Urgency aside, the threat’s downright deceptive. When Obama says “Now or never!”, what he means is “Now or never for my administration!”

At the moment, Obama is popular. After all, it hasn’t been that long since the election, and Obama rode to popularity on the wave of our former president’s unpopularity. SNL still mocks the former administration. As the months pass, however, the jokes lambasting Bush and Cheney will grow more and more stale. After all, the White House has a new tenant.

The wave is crashing, the sea, calming, and Obama’s smart enough to realize that it won’t be too long until the honeymoon with the media is over. By year’s end, the dew will be off the roses. Hence, his urgent appeal for healthcare reform. Seriously: now or (probably) never.

And so I arrive at the inspiration for this article: Sonia Sotomayor. Like healthcare reform, Sotomayor’s nomination is a “Now or never!” issue. A few years from now, she’d be eaten alive. Confirmed? Perhaps, but reputationally obliterated in the process. Today’s a different story. Republicans are on edge. Dare they oppose the first Hispanic nominee to the Court appointed by the first black president? I’m suffocating in diversity. Although the left had the gall to oppose Miguel Estrada, the right probably will not. And that’s unfortunate, but elections have consequences.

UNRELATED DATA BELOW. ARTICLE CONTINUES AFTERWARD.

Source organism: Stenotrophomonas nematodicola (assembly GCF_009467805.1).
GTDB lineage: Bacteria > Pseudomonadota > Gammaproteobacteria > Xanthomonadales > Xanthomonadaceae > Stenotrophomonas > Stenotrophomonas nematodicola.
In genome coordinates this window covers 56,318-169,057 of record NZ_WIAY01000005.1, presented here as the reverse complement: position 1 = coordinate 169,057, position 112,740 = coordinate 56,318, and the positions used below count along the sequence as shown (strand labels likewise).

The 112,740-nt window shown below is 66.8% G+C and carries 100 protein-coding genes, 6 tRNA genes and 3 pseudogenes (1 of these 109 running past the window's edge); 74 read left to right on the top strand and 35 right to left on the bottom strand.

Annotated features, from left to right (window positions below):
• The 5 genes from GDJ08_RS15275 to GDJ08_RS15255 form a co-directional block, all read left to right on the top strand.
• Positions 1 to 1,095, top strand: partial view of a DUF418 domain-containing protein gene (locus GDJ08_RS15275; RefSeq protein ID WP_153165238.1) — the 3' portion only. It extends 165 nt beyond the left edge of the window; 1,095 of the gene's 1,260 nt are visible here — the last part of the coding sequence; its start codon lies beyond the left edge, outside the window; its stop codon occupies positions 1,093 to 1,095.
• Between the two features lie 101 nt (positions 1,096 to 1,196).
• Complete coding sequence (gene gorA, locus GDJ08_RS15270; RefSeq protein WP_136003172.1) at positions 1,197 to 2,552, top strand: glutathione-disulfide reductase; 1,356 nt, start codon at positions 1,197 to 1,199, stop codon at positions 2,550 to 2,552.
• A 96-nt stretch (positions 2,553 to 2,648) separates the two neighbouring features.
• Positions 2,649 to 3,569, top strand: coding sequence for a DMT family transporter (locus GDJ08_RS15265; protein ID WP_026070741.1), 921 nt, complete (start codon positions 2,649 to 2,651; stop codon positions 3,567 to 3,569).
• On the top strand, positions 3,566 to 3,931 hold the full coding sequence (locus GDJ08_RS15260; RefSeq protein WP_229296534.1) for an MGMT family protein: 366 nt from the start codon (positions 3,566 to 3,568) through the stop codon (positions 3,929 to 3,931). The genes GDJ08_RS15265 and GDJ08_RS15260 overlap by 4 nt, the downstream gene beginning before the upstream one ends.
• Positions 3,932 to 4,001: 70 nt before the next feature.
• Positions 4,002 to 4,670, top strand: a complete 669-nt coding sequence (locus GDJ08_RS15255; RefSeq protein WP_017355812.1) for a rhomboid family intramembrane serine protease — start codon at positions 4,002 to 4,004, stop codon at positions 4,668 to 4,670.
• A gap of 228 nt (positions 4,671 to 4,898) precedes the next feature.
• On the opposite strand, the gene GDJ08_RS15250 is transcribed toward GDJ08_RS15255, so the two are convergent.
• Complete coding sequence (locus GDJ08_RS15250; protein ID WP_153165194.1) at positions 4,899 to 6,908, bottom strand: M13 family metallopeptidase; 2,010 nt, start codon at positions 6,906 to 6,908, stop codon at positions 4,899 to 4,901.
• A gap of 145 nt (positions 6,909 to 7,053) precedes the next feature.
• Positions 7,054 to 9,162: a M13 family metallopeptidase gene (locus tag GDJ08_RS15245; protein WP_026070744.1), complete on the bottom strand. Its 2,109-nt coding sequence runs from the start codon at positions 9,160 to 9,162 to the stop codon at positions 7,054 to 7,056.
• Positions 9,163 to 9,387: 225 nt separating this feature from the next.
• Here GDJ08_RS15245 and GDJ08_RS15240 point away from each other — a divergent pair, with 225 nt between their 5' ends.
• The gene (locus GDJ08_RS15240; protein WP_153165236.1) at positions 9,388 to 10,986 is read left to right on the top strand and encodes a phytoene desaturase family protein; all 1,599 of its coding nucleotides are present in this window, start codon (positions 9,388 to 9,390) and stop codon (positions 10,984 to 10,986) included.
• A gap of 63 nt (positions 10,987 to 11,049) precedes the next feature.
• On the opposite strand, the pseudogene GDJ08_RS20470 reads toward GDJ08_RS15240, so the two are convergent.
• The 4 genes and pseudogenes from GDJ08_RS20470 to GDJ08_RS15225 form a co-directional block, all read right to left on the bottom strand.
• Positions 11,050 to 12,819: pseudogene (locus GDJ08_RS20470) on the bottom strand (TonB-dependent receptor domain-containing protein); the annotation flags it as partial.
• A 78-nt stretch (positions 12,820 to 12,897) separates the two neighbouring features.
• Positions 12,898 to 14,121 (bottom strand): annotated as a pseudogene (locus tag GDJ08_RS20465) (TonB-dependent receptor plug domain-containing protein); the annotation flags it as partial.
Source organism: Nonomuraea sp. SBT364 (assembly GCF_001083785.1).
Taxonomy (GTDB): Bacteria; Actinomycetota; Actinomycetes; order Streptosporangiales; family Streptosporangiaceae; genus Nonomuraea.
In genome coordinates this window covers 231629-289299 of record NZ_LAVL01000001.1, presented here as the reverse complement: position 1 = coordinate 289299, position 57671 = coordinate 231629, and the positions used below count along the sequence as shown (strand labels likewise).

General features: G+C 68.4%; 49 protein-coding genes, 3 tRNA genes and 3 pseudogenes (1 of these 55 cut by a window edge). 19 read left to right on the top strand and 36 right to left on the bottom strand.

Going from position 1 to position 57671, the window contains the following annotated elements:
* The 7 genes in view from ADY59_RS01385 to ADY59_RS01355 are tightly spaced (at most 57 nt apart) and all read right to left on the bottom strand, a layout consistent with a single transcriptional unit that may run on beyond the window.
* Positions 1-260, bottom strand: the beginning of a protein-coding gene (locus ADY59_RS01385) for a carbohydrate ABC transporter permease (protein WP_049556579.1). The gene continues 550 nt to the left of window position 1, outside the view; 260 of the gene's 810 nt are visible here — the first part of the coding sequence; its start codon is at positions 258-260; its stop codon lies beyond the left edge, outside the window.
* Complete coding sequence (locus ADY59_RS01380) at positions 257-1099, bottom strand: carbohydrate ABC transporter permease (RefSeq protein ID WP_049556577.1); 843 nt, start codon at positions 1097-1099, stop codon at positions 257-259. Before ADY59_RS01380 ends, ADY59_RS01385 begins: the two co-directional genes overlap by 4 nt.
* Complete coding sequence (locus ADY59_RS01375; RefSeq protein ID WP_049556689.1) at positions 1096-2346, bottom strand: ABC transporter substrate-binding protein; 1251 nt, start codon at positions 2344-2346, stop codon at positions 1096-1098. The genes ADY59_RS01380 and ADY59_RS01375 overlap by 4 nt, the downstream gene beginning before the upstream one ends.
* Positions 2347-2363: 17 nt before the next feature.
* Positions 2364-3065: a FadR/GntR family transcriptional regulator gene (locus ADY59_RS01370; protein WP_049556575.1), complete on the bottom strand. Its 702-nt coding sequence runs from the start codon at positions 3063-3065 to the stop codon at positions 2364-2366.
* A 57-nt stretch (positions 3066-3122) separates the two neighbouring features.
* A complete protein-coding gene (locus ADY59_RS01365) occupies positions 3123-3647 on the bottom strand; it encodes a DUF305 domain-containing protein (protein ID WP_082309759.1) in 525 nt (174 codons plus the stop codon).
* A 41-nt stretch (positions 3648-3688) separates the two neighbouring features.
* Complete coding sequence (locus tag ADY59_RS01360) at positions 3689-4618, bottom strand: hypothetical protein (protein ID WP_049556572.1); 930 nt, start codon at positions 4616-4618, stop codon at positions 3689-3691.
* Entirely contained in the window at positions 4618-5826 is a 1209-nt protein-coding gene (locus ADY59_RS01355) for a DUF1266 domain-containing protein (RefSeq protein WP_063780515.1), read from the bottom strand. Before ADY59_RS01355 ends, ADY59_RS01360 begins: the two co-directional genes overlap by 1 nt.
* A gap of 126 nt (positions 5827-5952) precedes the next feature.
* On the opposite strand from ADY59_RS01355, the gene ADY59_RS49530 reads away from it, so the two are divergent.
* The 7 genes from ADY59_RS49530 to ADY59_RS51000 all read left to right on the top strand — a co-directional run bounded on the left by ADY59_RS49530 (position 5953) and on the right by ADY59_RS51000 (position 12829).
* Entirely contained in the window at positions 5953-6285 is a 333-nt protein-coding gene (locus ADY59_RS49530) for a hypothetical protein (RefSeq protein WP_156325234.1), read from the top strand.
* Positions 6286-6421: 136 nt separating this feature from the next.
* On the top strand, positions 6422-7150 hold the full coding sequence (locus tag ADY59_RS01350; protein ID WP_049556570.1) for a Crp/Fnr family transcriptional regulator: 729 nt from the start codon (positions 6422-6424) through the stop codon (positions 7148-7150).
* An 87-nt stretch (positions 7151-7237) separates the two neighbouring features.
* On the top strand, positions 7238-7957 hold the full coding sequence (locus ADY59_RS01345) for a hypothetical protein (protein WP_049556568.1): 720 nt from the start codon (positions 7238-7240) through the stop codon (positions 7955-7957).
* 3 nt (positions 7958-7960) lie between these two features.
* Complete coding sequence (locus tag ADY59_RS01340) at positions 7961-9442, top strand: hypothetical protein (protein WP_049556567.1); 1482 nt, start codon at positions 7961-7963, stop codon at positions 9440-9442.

In the course of the Senate debates, we federalists may get in a lesson or two about the blasphemy of a judicial philosophy founded on “empathy” (whatever that means), but at this point, I doubt many will care to listen. If they do, they will likely not listen seriously. I suppose they’ll listen in the same way our mothers listened to us when we, as children, begged to stay up late.